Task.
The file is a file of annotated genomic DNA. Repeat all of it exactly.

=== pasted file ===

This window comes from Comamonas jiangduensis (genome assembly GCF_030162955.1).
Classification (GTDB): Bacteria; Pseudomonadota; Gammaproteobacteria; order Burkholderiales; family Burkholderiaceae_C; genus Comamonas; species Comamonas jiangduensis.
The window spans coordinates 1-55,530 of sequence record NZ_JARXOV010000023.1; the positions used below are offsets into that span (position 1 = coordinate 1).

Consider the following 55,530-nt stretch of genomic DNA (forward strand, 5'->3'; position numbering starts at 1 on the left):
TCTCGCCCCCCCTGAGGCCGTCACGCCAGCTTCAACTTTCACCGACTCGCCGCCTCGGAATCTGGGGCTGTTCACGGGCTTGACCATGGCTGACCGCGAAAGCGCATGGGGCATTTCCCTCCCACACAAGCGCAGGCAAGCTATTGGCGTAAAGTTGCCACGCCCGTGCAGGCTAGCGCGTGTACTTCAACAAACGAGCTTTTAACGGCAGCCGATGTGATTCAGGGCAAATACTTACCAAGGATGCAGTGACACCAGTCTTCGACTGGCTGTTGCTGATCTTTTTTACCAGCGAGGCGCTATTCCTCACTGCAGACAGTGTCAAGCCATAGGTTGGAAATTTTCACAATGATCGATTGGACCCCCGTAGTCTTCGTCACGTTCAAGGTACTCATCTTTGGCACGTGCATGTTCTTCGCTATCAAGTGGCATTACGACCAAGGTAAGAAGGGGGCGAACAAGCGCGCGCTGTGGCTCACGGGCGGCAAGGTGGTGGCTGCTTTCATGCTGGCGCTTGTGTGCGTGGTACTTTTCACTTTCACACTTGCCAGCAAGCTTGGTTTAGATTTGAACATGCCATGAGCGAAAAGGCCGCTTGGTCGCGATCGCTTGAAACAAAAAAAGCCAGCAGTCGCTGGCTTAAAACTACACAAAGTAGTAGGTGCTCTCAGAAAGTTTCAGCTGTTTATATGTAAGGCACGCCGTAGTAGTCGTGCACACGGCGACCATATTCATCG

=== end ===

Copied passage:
This window comes from Comamonas jiangduensis (genome assembly GCF_030162955.1).
Classification (GTDB): Bacteria; Pseudomonadota; Gammaproteobacteria; order Burkholderiales; family Burkholderiaceae_C; genus Comamonas; species Comamonas jiangduensis.
The window spans coordinates 1-55,530 of sequence record NZ_JARXOV010000023.1; the positions used below are offsets into that span (position 1 = coordinate 1).

Consider the following 55,530-nt stretch of genomic DNA (forward strand, 5'->3'; position numbering starts at 1 on the left):
TCTCGCCCCCCCTGAGGCCGTCACGCCAGCTTCAACTTTCACCGACTCGCCGCCTCGGAATCTGGGGCTGTTCACGGGCTTGACCATGGCTGACCGCGAAAGCGCATGGGGCATTTCCCTCCCACACAAGCGCAGGCAAGCTATTGGCGTAAAGTTGCCACGCCCGTGCAGGCTAGCGCGTGTACTTCAACAAACGAGCTTTTAACGGCAGCCGATGTGATTCAGGGCAAATACTTACCAAGGATGCAGTGACACCAGTCTTCGACTGGCTGTTGCTGATCTTTTTTACCAGCGAGGCGCTATTCCTCACTGCAGACAGTGTCAAGCCATAGGTTGGAAATTTTCACAATGATCGATTGGACCCCCGTAGTCTTCGTCACGTTCAAGGTACTCATCTTTGGCACGTGCATGTTCTTCGCTATCAAGTGGCATTACGACCAAGGTAAGAAGGGGGCGAACAAGCGCGCGCTGTGGCTCACGGGCGGCAAGGTGGTGGCTGCTTTCATGCTGGCGCTTGTGTGCGTGGTACTTTTCACTTTCACACTTGCCAGCAAGCTTGGTTTAGATTTGAACATGCCATGAGCGAAAAGGCCGCTTGGTCGCGATCGCTTGAAACAAAAAAAGCCAGCAGTCGCTGGCTTAAAACTACACAAAGTAGTAGGTGCTCTCAGAAAGTTTCAGCTGTTTATATGTAAGGCACGCCGTAGTAGTCGTGCACACGGCGACCATATTCATCG